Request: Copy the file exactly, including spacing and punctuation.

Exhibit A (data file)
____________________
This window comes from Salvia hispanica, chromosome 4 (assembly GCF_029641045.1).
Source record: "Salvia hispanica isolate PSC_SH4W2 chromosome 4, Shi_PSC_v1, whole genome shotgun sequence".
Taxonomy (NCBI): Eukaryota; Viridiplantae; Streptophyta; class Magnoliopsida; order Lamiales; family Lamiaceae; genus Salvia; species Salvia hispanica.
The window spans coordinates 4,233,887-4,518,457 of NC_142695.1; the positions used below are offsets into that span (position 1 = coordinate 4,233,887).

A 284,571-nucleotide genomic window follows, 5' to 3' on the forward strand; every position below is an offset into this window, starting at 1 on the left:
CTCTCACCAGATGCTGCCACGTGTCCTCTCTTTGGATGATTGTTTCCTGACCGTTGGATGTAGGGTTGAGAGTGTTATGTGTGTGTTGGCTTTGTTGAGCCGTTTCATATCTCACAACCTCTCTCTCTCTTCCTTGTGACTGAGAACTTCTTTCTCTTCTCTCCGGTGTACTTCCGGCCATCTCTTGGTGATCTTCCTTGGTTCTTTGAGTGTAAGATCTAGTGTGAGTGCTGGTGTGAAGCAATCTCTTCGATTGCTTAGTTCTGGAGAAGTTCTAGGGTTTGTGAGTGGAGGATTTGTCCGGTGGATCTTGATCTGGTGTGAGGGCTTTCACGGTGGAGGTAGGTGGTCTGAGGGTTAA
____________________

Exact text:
This window comes from Salvia hispanica, chromosome 4 (assembly GCF_029641045.1).
Source record: "Salvia hispanica isolate PSC_SH4W2 chromosome 4, Shi_PSC_v1, whole genome shotgun sequence".
Taxonomy (NCBI): Eukaryota; Viridiplantae; Streptophyta; class Magnoliopsida; order Lamiales; family Lamiaceae; genus Salvia; species Salvia hispanica.
The window spans coordinates 4,233,887-4,518,457 of NC_142695.1; the positions used below are offsets into that span (position 1 = coordinate 4,233,887).

A 284,571-nucleotide genomic window follows, 5' to 3' on the forward strand; every position below is an offset into this window, starting at 1 on the left:
CTCTCACCAGATGCTGCCACGTGTCCTCTCTTTGGATGATTGTTTCCTGACCGTTGGATGTAGGGTTGAGAGTGTTATGTGTGTGTTGGCTTTGTTGAGCCGTTTCATATCTCACAACCTCTCTCTCTCTTCCTTGTGACTGAGAACTTCTTTCTCTTCTCTCCGGTGTACTTCCGGCCATCTCTTGGTGATCTTCCTTGGTTCTTTGAGTGTAAGATCTAGTGTGAGTGCTGGTGTGAAGCAATCTCTTCGATTGCTTAGTTCTGGAGAAGTTCTAGGGTTTGTGAGTGGAGGATTTGTCCGGTGGATCTTGATCTGGTGTGAGGGCTTTCACGGTGGAGGTAGGTGGTCTGAGGGTTAA